Learn About Visiting Palais des Papes in France

The Popes’ Palace, one of France’s top ten most popular attractions, is a Unesco World Heritage Site and receives 650,000 visitors annually. The largest medieval fortress and largest gothic palace in all of Europe, this 15,000m2 masterpiece of a monument is a potent representation of the influence of Western Christianity in the 14th century. The Popes’ Palace, which was constructed over fewer than 20 years beginning in 1335, is the result of the union of two palaces constructed by two popes: Benedict XII, who constructed the Old Palace to the east and north, and his successor Clement VI, who constructed the New Palace to the south and west.

Before the papacy was restored to Rome in the sixteenth century, 7 popes and 2 popes of the Papal Schism resided in the Popes’ Palace. It was a garrison until 1906 after being occupied by the Legates and Vice-Legates beginning in the 15th century, and it has since undergone various restoration projects. The Trouillas Tower has most recently reclaimed its former appearance. When viewed from the terrace of the Utopia Manutention Cinema, the tower’s 52-meter height makes you dizzy and houses the 11 stories of the Departmental Archives.

The Palace transports visitors right into the center of the opulence of the papal court by offering countless and unmatched riches that are both architectural and artistic. The more than 25 public rooms, including the chapels with their magnificent frescoes by the renowned painter Matteo Giovanetti and the popes’ private apartments, must be explored in a good hour. These rooms include the ceremonial halls, the courtroom, the consistory, and the chapels.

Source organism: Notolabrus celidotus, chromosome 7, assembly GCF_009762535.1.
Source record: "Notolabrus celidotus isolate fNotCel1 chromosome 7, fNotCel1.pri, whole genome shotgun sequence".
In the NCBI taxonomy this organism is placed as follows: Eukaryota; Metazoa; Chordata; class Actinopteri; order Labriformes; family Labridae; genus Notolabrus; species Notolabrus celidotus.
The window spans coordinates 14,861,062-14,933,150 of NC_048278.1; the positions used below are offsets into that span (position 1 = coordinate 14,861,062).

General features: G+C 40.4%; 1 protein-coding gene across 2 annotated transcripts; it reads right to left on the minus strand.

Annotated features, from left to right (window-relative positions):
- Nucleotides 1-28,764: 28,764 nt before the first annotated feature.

Throughout the year, the Palace hosts concerts, theme tours, exhibitions, and cultural events. The Musée de l’Oeuvre is also housed inside its boundaries. The Great Chapel transforms into a large art exhibition during the summer, and the Main Courtyard is transformed into an outdoor theater where performances from the 1947 Avignon Theatre Festival, founded by Jean Vilar, are presented. The Luminescences, a monumental video show and sensory experience unlike any other take place at the Popes’ Palace beginning in mid-August and running until early October.

History

To prevent political unrest in Rome, Clement V decided to delegate papal authority to Avignon after being elected pope in 1305. He decided to build on the ruins of a former Episcopal bishop’s palace, but the original structures weren’t expanded until Pope Benedict XII’s reign in 1334. The location is two palaces joined together: the Palais Vieux, the first old palace built under Pope Benedict XII, and the Palais Neuf, the first new palace built under Pope Clement VI in 1342.

Each succeeding pope left its mark on the ten-tower fortified palace, which came to represent the Catholic Church’s immense power. It became a hub for thinkers, philosophers, composers, and musicians and housed the biggest library in Europe. With a floor area of 15,000 square meters, the palace is both the largest Gothic palace in the world and the largest medieval Gothic structure in Europe.